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Accountings's uses in exploitative human engineering: theorizing citizenship, indirect rule and Britain's imperial expansion

Lookup NU author(s): Dr Shanta Davie

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Abstract

This historical study starts from the argument that financial economic quantification using accounting concepts and analysis has always been an essential and integral part of effective policies and activities for Britain’s Empire building. Theories of citizenship are used in particular to examine the close association between accounting and imperial policies during British indirect rule in Fiji. Through an examination of archival data and other relevant source material, the paper highlights the ways in which accounting helped translate Imperial forms of oppression and injustice into everyday work practice. Indirect rule generally required the separation and subordination of the Native population as subjects, and their exploitation within the Imperial hegemonic structures. This research is about a British regime of specific and deliberate power construct through which the indigenous population of subjects were oppressed and excluded from citizenship and from civil society. Focus is on the social and institutional relations that determined a unique pattern of inequality and the way in which accounting was effectively mobilised to serve the aims of British imperialism through indirect rule.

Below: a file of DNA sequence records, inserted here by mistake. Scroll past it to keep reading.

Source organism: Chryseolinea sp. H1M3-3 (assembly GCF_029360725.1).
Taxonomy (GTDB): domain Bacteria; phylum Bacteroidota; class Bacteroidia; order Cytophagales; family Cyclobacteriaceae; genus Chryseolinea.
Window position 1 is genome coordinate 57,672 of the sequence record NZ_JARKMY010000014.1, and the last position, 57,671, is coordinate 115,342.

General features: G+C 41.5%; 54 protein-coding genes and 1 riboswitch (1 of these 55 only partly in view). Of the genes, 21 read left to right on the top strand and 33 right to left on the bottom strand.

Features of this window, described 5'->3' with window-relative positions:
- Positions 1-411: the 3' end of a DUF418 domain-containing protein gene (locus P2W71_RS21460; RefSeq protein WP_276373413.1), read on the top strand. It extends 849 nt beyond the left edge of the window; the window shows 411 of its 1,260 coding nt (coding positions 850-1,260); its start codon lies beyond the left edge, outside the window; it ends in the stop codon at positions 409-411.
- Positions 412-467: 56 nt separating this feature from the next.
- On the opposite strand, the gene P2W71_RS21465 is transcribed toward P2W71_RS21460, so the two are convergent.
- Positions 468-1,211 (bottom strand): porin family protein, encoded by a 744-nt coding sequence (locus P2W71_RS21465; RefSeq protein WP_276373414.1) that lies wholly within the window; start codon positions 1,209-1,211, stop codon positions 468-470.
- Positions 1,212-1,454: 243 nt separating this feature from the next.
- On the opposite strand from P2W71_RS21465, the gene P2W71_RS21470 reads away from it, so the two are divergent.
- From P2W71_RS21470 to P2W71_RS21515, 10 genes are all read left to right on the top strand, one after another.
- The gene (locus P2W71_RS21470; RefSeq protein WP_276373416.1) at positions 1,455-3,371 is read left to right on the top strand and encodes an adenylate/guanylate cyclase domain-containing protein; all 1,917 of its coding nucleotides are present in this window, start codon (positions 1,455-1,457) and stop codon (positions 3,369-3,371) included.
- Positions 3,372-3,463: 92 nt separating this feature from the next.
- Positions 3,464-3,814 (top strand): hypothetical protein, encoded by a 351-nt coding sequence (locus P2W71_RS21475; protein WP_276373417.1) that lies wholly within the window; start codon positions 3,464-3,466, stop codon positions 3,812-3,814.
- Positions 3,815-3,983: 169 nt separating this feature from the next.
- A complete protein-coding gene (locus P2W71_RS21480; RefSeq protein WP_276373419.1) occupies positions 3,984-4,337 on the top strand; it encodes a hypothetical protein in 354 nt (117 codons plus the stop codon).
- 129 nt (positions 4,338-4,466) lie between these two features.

Publication metadata

Author(s): Davie SSK

Publication type: Article

Publication status: Published

Journal: Accounting Historians Journal

Year: 2005

Volume: 32

Issue: 2

Pages: 55-80

Print publication date: 01/12/2005

ISSN (print): 0148-4184

Publisher: Academy of Accounting Historians

URL: http://umiss.lib.olemiss.edu:82/articles/1033232.3900/1.PDF


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